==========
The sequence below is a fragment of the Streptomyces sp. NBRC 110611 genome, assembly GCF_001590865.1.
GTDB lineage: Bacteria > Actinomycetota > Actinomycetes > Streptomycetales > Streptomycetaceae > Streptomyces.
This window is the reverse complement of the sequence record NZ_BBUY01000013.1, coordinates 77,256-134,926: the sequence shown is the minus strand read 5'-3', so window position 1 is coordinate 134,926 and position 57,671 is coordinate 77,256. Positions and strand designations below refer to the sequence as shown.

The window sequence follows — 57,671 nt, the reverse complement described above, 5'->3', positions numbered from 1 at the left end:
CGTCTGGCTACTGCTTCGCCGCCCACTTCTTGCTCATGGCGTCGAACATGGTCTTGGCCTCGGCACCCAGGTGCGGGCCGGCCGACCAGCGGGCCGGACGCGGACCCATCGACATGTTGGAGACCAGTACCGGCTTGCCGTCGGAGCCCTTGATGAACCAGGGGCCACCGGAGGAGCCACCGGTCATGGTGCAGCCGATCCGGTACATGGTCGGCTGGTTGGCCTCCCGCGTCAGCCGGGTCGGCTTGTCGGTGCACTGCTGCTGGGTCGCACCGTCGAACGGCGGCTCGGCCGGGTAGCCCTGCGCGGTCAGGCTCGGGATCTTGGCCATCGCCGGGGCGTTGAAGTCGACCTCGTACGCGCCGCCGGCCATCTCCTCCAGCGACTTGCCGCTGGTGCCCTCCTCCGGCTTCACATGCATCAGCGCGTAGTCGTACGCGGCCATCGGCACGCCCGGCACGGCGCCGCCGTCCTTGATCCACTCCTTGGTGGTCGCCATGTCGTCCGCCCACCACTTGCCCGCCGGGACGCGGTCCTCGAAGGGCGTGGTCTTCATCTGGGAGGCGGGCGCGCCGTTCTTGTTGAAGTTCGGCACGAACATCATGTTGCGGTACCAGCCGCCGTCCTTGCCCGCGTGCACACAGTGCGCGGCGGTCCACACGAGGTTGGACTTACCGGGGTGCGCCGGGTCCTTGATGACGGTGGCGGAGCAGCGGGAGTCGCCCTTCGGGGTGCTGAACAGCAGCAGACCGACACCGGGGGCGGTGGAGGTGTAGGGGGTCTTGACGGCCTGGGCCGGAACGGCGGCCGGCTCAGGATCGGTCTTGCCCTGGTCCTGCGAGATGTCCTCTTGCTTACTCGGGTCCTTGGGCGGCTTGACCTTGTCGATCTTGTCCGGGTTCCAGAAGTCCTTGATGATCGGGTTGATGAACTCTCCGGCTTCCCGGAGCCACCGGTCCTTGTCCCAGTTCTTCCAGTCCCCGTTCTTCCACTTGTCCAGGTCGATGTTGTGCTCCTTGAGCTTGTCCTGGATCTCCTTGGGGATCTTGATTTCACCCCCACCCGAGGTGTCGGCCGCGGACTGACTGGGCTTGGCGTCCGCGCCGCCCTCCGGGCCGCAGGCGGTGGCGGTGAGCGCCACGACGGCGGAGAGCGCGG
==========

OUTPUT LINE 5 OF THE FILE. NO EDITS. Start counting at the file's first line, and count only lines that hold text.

CGTCTGGCTACTGCTTCGCCGCCCACTTCTTGCTCATGGCGTCGAACATGGTCTTGGCCTCGGCACCCAGGTGCGGGCCGGCCGACCAGCGGGCCGGACGCGGACCCATCGACATGTTGGAGACCAGTACCGGCTTGCCGTCGGAGCCCTTGATGAACCAGGGGCCACCGGAGGAGCCACCGGTCATGGTGCAGCCGATCCGGTACATGGTCGGCTGGTTGGCCTCCCGCGTCAGCCGGGTCGGCTTGTCGGTGCACTGCTGCTGGGTCGCACCGTCGAACGGCGGCTCGGCCGGGTAGCCCTGCGCGGTCAGGCTCGGGATCTTGGCCATCGCCGGGGCGTTGAAGTCGACCTCGTACGCGCCGCCGGCCATCTCCTCCAGCGACTTGCCGCTGGTGCCCTCCTCCGGCTTCACATGCATCAGCGCGTAGTCGTACGCGGCCATCGGCACGCCCGGCACGGCGCCGCCGTCCTTGATCCACTCCTTGGTGGTCGCCATGTCGTCCGCCCACCACTTGCCCGCCGGGACGCGGTCCTCGAAGGGCGTGGTCTTCATCTGGGAGGCGGGCGCGCCGTTCTTGTTGAAGTTCGGCACGAACATCATGTTGCGGTACCAGCCGCCGTCCTTGCCCGCGTGCACACAGTGCGCGGCGGTCCACACGAGGTTGGACTTACCGGGGTGCGCCGGGTCCTTGATGACGGTGGCGGAGCAGCGGGAGTCGCCCTTCGGGGTGCTGAACAGCAGCAGACCGACACCGGGGGCGGTGGAGGTGTAGGGGGTCTTGACGGCCTGGGCCGGAACGGCGGCCGGCTCAGGATCGGTCTTGCCCTGGTCCTGCGAGATGTCCTCTTGCTTACTCGGGTCCTTGGGCGGCTTGACCTTGTCGATCTTGTCCGGGTTCCAGAAGTCCTTGATGATCGGGTTGATGAACTCTCCGGCTTCCCGGAGCCACCGGTCCTTGTCCCAGTTCTTCCAGTCCCCGTTCTTCCACTTGTCCAGGTCGATGTTGTGCTCCTTGAGCTTGTCCTGGATCTCCTTGGGGATCTTGATTTCACCCCCACCCGAGGTGTCGGCCGCGGACTGACTGGGCTTGGCGTCCGCGCCGCCCTCCGGGCCGCAGGCGGTGGCGGTGAGCGCCACGACGGCGGAGAGCGCGG